Top Stories Last Week: Roman Oddity, Unique Skulls and A $3/4million Coin
In this week’s top story overview, we highlight our most read articles this week, which includes the asphalt covered skull mystery, a silver pill used for medicinal purposes dubbed a ‘paranormal paracetamol’, 20 Greco-Roman Mummies uncovered in Aswan, and a coin found in the UK worth almost three quarters of a million dollars!
Asphalt-Coated Skulls Excavated in Israel Date to 7,000 BC
One of the skulls from the Nahal Hemar Cave. (Clara Amit / IAA)
Nahal Hemar cave in Israel’s southern Judean Desert has proven to be one of the most artifact-rich excavation sites in the region. The Israel Antiquities Authority (IAA) has provided details of a new study that took a closer look at some of the most remarkable objects ever retrieved from that archaeologically fertile location, particularly a set of asphalt-coated skulls.
Several human skulls have been found in the cave, dating back to the Neolithic or Late Stone Age Period. Astonishingly, six of these skulls, dated to 7,000 BC or earlier, were found to be covered by an asphalt coating, a surprising finding that left researchers wondering what type of metaphysical belief system had led to such a practice being adopted.
Henry III Gold Coin Exceeds Estimates and Sells for $729,000!
The Henry III gold coin was found in a Devon field. Source: Spink & Son
An amateur metal detectorist prospecting on farmland in Hemyock, Devon, in the southwest of England, made a staggering windfall find of what is believed to be one of England’s first gold coins. The Henry III gold coin dates back to the 13th century and is one of only eight known to exist. The coin sold on Saturday (22nd of January) for a cool $729,000 (540,000GBP) at London auctioneers Spink & Son.
Given that it was his first metal detector hunt in over ten years , the amateur metal detectorist must be thinking himself enormously lucky. “Like every hobbyist who continues to dream, my wish that day came true, and I just happened to be the very fortunate one,” expressed the unnamed man to the BBC, aware of his good fortune. “I feel I have to apologize to all those other detectorists who search and dream.”
Famous Swiss Mummy is Given a Face Using Forensic Technology
The final reconstruction of the Swiss mummy known as Shep-en-Isis. Source: FAPAB Research Center / Cicero Moraes
Shep-en-Isis (also known as Schepenese), an Egyptian mummy housed since 1820 at the São Galo Abbey Library, in St. Gallen, Switzerland, has had a facial makeover. Scientists from the FAPAB Research Center in Sicily were commissioned by the Abbey Library to reconstruct her face digitally. After spending several months on the project, they have successfully given her a face using forensic technology. The results of their efforts have been published in the form of a monograph entitled ‘The Forensic Facial Reconstruction of Shep-en-Isis.’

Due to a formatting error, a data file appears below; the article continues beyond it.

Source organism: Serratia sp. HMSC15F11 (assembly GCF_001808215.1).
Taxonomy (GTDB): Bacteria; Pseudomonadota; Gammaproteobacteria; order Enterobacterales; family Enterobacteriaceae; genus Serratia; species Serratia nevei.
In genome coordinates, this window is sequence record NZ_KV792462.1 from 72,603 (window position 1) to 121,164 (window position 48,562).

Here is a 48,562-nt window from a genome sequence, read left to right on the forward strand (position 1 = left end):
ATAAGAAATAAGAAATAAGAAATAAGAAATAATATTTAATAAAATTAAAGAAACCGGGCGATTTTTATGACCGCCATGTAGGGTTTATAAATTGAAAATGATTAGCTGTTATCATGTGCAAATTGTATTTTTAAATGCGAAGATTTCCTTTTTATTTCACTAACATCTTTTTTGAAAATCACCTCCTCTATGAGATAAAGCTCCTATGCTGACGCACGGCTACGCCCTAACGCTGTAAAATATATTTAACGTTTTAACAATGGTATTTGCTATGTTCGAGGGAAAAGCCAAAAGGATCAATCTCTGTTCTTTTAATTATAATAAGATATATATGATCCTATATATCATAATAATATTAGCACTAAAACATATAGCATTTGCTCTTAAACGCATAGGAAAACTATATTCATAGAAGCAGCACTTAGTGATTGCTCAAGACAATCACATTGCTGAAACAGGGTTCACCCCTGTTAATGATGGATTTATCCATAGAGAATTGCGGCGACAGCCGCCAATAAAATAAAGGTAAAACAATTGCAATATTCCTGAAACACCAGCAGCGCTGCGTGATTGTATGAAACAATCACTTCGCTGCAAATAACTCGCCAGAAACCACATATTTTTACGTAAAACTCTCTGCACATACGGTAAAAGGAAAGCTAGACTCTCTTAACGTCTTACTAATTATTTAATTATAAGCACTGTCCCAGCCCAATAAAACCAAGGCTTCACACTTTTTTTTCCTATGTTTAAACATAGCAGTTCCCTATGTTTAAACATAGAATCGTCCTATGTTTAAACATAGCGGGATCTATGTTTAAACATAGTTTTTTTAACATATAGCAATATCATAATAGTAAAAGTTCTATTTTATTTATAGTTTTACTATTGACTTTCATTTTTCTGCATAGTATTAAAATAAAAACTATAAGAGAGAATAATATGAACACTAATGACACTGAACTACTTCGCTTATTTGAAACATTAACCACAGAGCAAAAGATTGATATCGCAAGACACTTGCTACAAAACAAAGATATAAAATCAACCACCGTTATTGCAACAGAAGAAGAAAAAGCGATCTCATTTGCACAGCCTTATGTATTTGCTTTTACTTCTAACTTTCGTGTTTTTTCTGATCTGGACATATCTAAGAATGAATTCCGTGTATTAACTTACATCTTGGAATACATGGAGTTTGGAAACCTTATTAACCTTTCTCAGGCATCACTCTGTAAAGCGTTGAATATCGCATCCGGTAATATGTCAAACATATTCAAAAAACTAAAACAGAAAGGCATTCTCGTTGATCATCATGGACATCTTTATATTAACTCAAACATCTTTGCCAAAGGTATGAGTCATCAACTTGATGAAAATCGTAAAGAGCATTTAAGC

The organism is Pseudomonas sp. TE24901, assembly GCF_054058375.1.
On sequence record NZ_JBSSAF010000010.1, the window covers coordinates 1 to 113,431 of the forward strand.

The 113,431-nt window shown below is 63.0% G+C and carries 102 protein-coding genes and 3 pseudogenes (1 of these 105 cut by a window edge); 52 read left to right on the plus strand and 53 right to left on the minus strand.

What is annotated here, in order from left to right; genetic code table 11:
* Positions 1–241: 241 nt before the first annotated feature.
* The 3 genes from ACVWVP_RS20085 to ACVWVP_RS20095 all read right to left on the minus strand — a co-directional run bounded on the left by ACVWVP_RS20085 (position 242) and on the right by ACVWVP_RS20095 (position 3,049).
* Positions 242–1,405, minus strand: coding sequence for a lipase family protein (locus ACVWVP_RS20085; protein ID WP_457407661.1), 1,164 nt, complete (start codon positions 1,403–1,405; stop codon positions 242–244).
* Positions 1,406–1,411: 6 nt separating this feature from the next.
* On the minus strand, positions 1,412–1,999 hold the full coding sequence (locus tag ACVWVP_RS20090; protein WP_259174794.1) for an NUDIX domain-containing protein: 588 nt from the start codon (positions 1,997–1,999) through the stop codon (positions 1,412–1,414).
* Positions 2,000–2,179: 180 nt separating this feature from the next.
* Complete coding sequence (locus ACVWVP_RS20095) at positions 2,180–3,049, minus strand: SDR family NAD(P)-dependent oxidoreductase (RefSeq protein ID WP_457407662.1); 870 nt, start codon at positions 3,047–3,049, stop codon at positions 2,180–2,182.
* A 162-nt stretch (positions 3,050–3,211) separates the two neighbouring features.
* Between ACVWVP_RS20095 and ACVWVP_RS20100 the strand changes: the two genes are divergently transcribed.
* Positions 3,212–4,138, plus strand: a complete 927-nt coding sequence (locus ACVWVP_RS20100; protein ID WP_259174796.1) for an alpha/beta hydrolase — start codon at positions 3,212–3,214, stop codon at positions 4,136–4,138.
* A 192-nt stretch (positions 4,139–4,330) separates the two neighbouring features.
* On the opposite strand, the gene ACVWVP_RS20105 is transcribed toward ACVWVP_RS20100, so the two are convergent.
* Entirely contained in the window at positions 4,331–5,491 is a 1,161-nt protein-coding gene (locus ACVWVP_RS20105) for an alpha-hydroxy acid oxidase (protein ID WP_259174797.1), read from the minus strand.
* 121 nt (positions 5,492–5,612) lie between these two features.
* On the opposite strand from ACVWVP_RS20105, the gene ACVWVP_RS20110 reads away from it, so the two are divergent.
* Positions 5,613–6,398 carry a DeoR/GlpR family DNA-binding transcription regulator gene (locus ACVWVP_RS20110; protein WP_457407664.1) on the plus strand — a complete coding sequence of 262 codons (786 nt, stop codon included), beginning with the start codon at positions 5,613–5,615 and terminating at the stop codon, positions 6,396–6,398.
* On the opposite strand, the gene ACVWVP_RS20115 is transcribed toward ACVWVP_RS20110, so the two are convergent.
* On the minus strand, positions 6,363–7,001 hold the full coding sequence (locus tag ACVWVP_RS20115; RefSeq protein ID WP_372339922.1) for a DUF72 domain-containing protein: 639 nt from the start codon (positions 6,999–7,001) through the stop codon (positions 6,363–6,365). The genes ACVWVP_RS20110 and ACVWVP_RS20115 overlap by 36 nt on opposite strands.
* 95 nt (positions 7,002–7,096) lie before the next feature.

New Greco-Roman Tomb with 20 Mummies Found in Aswan
Left, inside view of the entrance to the Greco-Roman tomb at the Aga Khan Mausoleum. Right, Patrizia Piacentini and other researchers in the tomb. Source: Egyptian-Italian Mission ( EIMAWA)
With Egypt’s recent tilt towards resurrecting its historical importance and looking for new avenues of research and archaeological digs, another find has been added to the mix this time from Aswan. A large, and as of now, unknown Greco-Roman tomb has been found and excavated in Aswan, carried out by the Egyptian-Italian Mission at west Aswan (EIMAWA), that was stretched out over 6 months, between May and October 2021, reports La Statale News .
And what makes this discovery special are the 20 mummies that were discovered in this massive Greco-Roman tomb located in the vicinity of the Aga Khan Mausoleum. According to Mostafa Waziri, secretary general of the Supreme Council of Antiquities, the recently discovered Greco-Roman tomb has two parts, one above ground (made of rectangular sandstone and mudbrick, which hid the tombs), and one carved into the rock! Dated to the Greco-Roman period, the tomb called AGH032 was looted by grave robbers in antiquity, reports The Heritage Daily .